“You can’t govern with that kind of instability,” said James Jimenez, executive director of the advocacy group New Mexico Voices for Children. The economic whipsawing does major harm to education, he said. “When oil prices crash — and this won’t be the last time they do — it means our universities have to charge higher tuition and our K-12 finances suffer.”
Pre-pandemic New Mexico saw a boom in oil and gas extraction, which was mirrored by an increase in state revenue. And while many state leaders opined that this boom was going to last indefinitely, the reality for the industry was far more grim. “In short,” the report states, “while New Mexico posted record oil and gas revenues, the oil and gas industry itself was reporting steep losses.”
“Moving forward, we think New Mexico needs to continue investing in the programs that create opportunities for our families,” she said, adding that meeting basic needs such as food assistance, health care, child care and housing will be crucial.
Economic analysts warned that New Mexico could be unable to rely on its oil and gas industry as the market continues to struggle amid the COVID-19 pandemic. Lease fees, royalty payment and taxes from oil and gas operations accounted for about 30 percent of the state’s budget in recent years, per a recent study from the Institute for Energy Economics (IEEFA) and Financial Analysis.
The oil and gas industry is in decline – and has been for at least a decade – according to a new economic report from the Institute for Energy Economics and Financial Analysis (IEEFA). This isn't the fault of the coronavirus, but the pandemic has helped underscore some of the industry's problems.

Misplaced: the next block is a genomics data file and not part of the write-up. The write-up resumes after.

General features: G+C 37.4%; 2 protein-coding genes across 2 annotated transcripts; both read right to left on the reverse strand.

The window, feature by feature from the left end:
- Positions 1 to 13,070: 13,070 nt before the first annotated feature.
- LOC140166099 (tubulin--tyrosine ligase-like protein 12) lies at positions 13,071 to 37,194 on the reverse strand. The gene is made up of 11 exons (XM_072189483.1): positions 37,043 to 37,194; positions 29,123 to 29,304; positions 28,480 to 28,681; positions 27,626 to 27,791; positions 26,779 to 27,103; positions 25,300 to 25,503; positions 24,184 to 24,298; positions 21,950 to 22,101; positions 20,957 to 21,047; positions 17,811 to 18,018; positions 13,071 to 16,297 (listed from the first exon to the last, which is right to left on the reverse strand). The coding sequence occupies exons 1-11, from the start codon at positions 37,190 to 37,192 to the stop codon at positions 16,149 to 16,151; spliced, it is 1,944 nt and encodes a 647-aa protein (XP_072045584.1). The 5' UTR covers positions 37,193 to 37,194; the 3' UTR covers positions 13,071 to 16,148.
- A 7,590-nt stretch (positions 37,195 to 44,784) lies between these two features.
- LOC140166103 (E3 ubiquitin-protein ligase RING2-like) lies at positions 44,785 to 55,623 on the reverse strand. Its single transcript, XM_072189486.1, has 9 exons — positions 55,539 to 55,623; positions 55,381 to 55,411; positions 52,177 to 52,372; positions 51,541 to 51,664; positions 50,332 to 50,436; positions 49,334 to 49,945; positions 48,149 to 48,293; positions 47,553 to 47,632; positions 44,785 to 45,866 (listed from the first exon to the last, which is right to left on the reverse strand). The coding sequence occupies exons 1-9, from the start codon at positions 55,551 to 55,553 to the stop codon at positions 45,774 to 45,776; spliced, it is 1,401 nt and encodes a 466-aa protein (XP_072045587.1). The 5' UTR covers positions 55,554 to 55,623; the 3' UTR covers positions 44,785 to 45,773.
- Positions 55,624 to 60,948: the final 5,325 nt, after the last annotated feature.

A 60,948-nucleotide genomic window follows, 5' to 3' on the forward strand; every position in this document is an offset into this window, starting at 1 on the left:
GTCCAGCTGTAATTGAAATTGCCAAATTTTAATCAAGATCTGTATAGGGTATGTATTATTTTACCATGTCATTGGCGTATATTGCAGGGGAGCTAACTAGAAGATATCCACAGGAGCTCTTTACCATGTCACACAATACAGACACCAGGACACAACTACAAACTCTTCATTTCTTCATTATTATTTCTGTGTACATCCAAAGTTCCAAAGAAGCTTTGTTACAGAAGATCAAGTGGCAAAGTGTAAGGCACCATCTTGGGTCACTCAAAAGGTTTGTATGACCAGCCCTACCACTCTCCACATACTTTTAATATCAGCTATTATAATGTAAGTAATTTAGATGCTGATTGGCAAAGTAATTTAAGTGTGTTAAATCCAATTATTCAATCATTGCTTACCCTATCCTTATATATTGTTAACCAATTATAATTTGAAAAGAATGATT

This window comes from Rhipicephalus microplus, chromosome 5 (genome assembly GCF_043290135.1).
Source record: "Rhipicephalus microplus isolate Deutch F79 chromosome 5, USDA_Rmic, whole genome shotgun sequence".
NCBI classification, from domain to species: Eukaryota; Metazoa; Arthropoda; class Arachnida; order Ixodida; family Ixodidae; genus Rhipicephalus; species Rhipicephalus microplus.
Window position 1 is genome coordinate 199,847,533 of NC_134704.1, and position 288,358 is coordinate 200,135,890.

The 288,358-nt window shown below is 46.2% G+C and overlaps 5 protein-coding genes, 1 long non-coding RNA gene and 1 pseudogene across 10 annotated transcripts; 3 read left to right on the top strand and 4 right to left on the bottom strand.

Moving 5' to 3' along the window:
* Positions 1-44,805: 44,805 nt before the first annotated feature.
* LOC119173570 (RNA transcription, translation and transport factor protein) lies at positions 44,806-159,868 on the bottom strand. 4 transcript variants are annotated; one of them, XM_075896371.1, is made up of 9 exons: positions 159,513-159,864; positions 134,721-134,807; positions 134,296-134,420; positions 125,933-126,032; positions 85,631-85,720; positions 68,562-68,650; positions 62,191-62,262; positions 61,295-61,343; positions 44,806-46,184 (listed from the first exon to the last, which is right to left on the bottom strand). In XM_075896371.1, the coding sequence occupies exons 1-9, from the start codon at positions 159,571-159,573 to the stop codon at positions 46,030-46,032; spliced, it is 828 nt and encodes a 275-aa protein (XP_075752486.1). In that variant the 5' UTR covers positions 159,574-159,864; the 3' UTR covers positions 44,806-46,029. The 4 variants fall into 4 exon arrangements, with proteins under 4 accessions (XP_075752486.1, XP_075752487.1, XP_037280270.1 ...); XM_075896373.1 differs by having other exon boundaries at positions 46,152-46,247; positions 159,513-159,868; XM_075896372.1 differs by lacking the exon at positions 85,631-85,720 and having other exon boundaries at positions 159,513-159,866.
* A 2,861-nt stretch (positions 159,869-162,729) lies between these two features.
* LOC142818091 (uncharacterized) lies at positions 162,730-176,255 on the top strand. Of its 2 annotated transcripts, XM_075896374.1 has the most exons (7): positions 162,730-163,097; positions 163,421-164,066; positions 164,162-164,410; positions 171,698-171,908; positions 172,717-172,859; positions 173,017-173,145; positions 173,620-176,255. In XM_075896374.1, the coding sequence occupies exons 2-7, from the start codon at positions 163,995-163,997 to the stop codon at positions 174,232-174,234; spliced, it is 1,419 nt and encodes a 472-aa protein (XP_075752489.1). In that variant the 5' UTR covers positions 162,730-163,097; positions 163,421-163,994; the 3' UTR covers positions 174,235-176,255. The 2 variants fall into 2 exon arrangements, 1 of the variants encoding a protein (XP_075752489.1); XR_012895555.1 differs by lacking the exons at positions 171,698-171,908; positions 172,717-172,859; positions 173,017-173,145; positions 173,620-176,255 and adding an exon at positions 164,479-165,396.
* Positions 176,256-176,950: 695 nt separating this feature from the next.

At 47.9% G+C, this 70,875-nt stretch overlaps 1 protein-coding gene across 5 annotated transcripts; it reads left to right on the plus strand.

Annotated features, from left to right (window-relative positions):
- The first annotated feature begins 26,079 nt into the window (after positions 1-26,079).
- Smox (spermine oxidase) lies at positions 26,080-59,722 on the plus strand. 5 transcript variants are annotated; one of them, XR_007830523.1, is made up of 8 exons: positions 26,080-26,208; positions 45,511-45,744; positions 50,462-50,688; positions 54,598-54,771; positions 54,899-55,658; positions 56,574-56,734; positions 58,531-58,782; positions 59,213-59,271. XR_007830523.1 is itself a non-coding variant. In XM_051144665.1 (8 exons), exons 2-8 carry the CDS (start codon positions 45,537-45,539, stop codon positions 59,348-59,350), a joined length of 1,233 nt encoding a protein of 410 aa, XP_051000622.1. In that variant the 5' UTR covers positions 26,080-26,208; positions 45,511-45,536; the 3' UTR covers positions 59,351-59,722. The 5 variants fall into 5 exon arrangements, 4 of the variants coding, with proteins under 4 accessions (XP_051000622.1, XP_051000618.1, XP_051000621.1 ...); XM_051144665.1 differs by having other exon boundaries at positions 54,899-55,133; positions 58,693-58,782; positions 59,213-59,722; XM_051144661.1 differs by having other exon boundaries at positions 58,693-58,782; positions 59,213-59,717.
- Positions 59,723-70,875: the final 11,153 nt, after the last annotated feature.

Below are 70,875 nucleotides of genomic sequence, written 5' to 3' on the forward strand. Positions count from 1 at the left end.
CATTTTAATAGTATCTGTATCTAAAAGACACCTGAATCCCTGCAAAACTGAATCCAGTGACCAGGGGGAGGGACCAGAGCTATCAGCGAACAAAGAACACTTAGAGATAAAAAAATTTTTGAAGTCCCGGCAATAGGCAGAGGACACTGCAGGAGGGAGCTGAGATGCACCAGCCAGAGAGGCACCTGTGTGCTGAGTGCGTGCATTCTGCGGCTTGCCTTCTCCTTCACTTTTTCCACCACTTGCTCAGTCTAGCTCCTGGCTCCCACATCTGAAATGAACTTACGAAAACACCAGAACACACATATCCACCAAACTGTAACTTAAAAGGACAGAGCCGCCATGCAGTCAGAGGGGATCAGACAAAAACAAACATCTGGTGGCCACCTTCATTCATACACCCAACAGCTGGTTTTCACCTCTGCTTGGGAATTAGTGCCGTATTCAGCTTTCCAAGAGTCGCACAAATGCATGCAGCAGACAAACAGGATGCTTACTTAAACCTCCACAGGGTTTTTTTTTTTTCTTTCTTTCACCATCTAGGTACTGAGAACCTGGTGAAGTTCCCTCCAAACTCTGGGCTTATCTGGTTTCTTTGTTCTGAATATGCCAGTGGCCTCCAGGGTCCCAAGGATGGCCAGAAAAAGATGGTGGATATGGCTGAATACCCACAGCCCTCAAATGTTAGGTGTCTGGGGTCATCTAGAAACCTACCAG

“We know that going into the pandemic, low-income children in our state and the children of color in our state were facing bigger challenges than many of their peers,” Wallin said. “What we see is that those challenges have been exacerbated, that COVID has really increased racial and ethnic disparities and disparities along income lines."
But according to New Mexico Voices for Children, 51 percent of adults in households with children in New Mexico have lost employment since March. “We were really surprised to see how high that number is, but we know it points to a weakness that already exists,” she said.
Instead, we should repeal the failed trickle-down tax breaks that were handed to the well-connected and big out-of-state corporations over the past two decades. Not only would this make us far less dependent on revenue from oil and gas, it would make our tax system more equitable for everyday working New Mexicans and more stable.
Nevertheless, New Mexico continues to improve in many of the indictors that measure child well-being, and Wallin credits the commitment of policy makers and “investments in programs to benefit kids and families.”
“The skeptics and the challengers are loud. But we have the facts and the families on our side,” Lujan Grisham said, calling for a renewed commitment to investing in “a system that continues its focus on children and families” during the 2021 legislative session.